I'll give you "route", the pronuncation with /aw/ is a spelling pronunciation. It happens sometimes. But the pronunciation of "thou" didn't change because of the spelling! It changed because of the Great Vowel Shift.

goofy August 1, 2012, 1:41pm

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If you believe that "close" is the result of a respelling by someone not familiar with English, then my question is: why did it stick? Most French respellings were just that: changes to spelling, not pronunciation. For instance hus - house, mys - mice, scame - shame, gylt - guilt. Why did this respelling of "y" to "o" stick, and change the pronunciation? Why did this not happen with any other words? What other letters should we expect to see respelled?

Simply saying that it was really chaotic and we can't be sure of anything is not an answer. Historical linguistics has a methodology for finding things out, and it's been really successful at showing that sounds don't change randomly, but that there is a regularity to sound change.

goofy July 31, 2012, 12:51am

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No, I'm wrong. Many spelling conventions were introduced by French scribes not fluent in English (A Biography of the English Language by CM Millward, p. 137). But that still doesn't mean we don't need evidence for our claims.

goofy July 28, 2012, 8:04am

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"We all know that Old English into Middle English was, after the conquest, ascribed spelling and lettering variants by non-English speakers"

We know nothing of the sort. Estimates on how many Norman French speakers lived in England range from 2 to 10 percent of the total population. Most people in England had no direct contact with the Norman French-speaking nobility. Yes, many words were respelled, but not by non-English speakers.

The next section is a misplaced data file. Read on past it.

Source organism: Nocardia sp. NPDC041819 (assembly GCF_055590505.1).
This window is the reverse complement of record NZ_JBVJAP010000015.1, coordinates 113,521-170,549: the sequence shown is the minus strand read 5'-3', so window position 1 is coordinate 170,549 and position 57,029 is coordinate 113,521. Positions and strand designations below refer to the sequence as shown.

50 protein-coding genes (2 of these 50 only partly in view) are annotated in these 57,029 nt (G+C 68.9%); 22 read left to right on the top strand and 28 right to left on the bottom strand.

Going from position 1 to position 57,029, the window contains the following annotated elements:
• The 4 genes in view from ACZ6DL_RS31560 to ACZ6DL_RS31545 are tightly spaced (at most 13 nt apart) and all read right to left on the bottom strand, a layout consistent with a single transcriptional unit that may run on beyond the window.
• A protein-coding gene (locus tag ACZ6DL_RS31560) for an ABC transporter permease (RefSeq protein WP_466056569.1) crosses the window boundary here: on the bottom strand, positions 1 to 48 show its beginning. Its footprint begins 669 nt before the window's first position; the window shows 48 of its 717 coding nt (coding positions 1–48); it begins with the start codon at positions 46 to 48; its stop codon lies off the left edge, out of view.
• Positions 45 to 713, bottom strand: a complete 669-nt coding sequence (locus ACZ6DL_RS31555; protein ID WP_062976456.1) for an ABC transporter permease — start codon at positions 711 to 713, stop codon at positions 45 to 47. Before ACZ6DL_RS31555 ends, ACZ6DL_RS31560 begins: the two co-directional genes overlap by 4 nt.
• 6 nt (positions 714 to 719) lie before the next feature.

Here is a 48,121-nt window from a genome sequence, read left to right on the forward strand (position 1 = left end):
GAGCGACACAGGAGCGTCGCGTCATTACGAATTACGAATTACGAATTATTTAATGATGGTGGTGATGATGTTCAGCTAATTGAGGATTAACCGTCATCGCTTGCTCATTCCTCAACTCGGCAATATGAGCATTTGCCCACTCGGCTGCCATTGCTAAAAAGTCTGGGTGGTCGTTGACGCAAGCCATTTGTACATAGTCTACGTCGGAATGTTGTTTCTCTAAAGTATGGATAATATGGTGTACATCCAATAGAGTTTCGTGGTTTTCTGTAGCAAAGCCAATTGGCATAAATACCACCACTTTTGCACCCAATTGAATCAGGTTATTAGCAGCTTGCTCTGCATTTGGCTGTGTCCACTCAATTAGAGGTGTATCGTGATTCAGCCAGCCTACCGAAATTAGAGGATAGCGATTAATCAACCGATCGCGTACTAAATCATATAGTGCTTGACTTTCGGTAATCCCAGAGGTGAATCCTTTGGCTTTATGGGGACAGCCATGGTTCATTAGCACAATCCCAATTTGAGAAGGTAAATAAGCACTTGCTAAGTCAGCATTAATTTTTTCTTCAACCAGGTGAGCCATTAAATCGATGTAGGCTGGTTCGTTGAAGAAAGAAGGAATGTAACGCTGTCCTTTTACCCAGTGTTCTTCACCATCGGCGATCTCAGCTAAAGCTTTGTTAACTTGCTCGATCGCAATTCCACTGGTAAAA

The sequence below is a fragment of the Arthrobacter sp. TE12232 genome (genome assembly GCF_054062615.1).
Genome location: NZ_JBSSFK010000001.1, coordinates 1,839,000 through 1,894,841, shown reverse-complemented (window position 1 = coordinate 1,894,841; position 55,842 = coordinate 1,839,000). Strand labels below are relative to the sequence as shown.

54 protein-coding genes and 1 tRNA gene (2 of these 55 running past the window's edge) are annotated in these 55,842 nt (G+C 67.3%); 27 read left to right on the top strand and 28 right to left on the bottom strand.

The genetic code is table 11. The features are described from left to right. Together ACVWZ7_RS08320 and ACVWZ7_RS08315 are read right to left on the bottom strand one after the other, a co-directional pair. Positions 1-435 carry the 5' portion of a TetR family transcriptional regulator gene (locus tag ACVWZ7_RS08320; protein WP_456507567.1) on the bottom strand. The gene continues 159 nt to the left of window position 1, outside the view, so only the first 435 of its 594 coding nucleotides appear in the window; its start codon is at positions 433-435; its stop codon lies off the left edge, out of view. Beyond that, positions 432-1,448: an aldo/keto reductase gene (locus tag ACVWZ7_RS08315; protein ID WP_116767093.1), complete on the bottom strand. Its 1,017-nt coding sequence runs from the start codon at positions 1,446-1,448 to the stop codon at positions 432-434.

If you don't take me seriously, then I suppose you don't take historical linguistics or the comparative method seriously. I guess things are more fun when you do away with all those pesky rules.

goofy July 28, 2012, 7:56am

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AnWulf thinks the change from "clȳsan" to "close" was merely a spelling change. The sounds /yː/ and /o/ are so similar that people simply respelled the word with the letter "o".

Which dialect did this happen in? What exactly does "similar" mean? Exactly which vowels would be likely to be respelled? Why don't we see this process with other words? Usually, spelling follows pronunciation, not the other way around.

In fact, why can't I use this argument to just say that any modern word is the reflex of an OE word, if the sounds are "similar" enough?

The only evidence AnWulf gives is a quote by Trevisa where the word is spelled "cloos". But in ME, "oo" was probably pronounced like the modern /o/ of "home".

goofy July 28, 2012, 5:28am

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It's certainly fine to speculate when the etymology is unknown. But the etymology of "close" is well understood. If you think you have a better account of its etymology, then you need good evidence.

goofy July 26, 2012, 2:46pm